Business / Economy

Shenzhen looks to move up the ladder

By QIU QUANLIN (China Daily) Updated: 2015-05-27 13:09

Boosting investment in innovation and nurturing talent could take the economy of Shenzhen, a testing ground for China's reform and opening-up, to a higher level within five years, according to local officials.

The new Party leadership of Shenzhen has unveiled an ambitious goal to increase the city's GDP to 2.6 trillion yuan ($419.4 billion) by 2020. Last year, the city's GDP was 1.6 trillion yuan, and it was mainly driven by innovation and technology development.

"The ambitious goal is based on an annual increase of about 8 percent in the local economy, assuming lower energy consumption and increased investment in innovation and technology," said Yang Xinhong, deputy director of the Shenzhen Statistics Bureau.

A robust economy in recent years has helped Shenzhen surpass Hong Kong to become the most competitive and dynamic city in China, according to a recent report by the Chinese Academy of Social Sciences.

Shenzhen's Party congress concluded on Sunday, with new officials vowing to deepen reforms by attaching more importance to innovation and technology development.

According to a report delivered by newly elected Party chief Ma Xingrui, Shenzhen will give priority to development of the high-tech industry, finance, logistics and the creative sector.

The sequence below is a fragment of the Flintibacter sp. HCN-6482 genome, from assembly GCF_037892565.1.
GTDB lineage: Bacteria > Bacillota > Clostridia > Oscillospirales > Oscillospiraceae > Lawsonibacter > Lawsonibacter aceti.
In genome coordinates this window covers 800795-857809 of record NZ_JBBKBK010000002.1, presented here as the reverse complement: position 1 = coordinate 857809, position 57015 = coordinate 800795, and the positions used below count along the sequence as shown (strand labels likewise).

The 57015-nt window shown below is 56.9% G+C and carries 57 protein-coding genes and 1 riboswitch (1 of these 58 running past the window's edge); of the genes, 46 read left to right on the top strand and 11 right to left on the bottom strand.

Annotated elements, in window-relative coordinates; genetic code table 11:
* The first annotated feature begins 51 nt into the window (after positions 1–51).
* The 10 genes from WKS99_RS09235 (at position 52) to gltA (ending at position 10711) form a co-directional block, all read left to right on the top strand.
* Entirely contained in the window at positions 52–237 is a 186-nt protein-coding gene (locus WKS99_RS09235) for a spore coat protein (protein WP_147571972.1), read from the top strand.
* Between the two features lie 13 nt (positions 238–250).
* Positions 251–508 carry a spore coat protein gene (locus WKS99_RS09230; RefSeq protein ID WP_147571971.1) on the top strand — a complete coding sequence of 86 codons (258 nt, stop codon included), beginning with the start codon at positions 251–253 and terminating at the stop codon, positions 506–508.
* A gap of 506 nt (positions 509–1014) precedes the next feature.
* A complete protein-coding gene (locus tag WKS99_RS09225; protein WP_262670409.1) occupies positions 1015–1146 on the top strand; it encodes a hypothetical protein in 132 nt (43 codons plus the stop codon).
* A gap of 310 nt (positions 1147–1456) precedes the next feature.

In the past three decades, the economy of Shenzhen, which developed from a fishing village to a modern city following China's reform and opening-up, was supported by exports, investment and consumption, according to Yang.

"Priority will be given to investment in innovation, development of talent and capital," said Yang.

Citing DJI Technology Co, a major drone producer based in Shenzhen, whose sales grew nearly 80-fold within three years, Yang said that more talented staff will be recruited by companies in the city's emerging industries.

"The introduction of talent and technology will boost economic development," said Yang.

The electronics industry accounts for about 70 percent of the city's manufacturing sector and has become a backbone of the local economy, according to Yang.

According to Liu Jin, deputy director of the Shenzhen Science, Technology and Innovation Commission, the city's investment in research and development accounts for more than 4 percent of GDP.

The city's strategic emerging industries expanded annually by 20 percent in the past five years, according to Liu.

"We will boost efforts to support technology research and development platforms to accelerate the development of the local economy," Liu said at a recent investment forum in Shenzhen.

Despite increased investment in innovation by local authorities and companies, Shenzhen must still do more to recruit and develop talented staff who can support its economy, said Liu Jing, associate dean of the Cheung Kong Graduate School of Business.

"Shenzhen lags behind in the development of advanced science and technology research institutes, which are mainly located in Beijing and Shanghai," Liu said. The city should encourage the establishment of more such organizations and help recruit technology talent, according to Liu.

To support local innovation and industrial upgrading, the Cheung Kong school on Sunday launched a business community program in Shenzhen, aiming to build an educational and exchange platform between startups and well-established companies, according to the school.

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